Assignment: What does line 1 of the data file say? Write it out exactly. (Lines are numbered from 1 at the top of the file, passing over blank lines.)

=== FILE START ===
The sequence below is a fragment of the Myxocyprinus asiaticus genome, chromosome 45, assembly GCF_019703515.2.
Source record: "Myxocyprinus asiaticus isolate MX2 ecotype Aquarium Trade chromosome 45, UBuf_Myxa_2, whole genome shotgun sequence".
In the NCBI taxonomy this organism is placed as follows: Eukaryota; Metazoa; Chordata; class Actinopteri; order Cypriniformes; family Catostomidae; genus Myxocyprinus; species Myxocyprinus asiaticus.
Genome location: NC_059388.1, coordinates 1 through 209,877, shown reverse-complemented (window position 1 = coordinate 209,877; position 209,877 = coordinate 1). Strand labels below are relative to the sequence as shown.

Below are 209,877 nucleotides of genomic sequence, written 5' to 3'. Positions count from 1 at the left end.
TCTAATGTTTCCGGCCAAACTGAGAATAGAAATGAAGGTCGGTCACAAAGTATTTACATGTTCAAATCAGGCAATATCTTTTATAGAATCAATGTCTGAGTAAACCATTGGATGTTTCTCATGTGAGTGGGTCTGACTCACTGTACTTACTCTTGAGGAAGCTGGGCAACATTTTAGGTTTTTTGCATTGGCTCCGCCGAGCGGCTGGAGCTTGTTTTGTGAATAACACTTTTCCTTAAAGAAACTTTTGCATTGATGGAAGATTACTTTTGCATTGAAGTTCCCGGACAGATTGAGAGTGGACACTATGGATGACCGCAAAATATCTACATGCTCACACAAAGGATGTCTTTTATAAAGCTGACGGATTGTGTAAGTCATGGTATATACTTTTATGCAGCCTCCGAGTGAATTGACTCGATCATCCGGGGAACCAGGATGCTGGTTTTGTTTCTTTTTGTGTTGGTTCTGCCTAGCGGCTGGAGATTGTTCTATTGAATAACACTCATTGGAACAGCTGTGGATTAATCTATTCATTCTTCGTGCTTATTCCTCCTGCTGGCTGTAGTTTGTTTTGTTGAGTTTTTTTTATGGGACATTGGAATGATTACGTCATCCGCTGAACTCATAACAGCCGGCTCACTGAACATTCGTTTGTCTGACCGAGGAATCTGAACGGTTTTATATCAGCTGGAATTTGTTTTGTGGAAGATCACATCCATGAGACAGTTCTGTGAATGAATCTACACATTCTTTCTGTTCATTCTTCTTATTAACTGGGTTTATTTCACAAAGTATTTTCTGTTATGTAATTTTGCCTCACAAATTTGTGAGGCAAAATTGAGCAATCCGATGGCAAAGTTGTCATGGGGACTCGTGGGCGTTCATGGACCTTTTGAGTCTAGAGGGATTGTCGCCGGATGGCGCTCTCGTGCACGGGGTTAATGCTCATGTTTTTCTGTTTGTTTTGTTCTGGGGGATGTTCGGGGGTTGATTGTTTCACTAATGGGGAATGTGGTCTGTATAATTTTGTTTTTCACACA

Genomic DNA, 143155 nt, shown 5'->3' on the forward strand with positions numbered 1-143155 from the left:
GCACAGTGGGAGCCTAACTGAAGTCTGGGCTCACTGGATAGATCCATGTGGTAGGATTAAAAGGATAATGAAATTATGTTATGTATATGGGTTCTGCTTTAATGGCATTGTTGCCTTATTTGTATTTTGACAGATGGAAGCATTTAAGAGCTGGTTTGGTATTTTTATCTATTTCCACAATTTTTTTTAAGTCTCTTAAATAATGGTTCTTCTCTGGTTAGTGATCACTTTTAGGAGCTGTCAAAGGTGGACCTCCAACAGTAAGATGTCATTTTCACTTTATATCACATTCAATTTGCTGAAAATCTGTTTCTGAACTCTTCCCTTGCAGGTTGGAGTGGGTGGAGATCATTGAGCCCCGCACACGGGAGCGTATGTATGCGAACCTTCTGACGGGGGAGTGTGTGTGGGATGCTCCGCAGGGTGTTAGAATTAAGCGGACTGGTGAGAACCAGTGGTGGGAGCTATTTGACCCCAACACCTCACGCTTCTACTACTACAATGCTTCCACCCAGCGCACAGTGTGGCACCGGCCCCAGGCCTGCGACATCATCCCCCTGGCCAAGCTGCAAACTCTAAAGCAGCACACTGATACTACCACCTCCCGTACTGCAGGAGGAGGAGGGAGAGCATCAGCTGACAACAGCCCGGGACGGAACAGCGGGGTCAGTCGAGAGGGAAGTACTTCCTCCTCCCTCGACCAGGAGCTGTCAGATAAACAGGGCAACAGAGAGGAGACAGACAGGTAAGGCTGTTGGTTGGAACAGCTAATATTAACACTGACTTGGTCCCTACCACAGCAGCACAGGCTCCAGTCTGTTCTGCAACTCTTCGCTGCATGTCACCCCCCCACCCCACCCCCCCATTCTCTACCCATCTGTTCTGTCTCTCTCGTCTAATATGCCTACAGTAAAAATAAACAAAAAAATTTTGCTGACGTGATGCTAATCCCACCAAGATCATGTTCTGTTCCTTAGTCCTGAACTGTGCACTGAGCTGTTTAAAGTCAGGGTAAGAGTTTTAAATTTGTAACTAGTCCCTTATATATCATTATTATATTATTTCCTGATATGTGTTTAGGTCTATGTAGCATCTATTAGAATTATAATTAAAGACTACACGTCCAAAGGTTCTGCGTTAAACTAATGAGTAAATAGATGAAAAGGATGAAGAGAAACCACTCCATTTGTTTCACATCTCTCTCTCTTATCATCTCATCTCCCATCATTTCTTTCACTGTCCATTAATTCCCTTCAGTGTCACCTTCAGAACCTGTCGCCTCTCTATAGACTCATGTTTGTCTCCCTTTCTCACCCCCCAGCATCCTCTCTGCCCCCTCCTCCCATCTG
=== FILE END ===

The sequence below is a fragment of the Myxocyprinus asiaticus genome, chromosome 45, assembly GCF_019703515.2.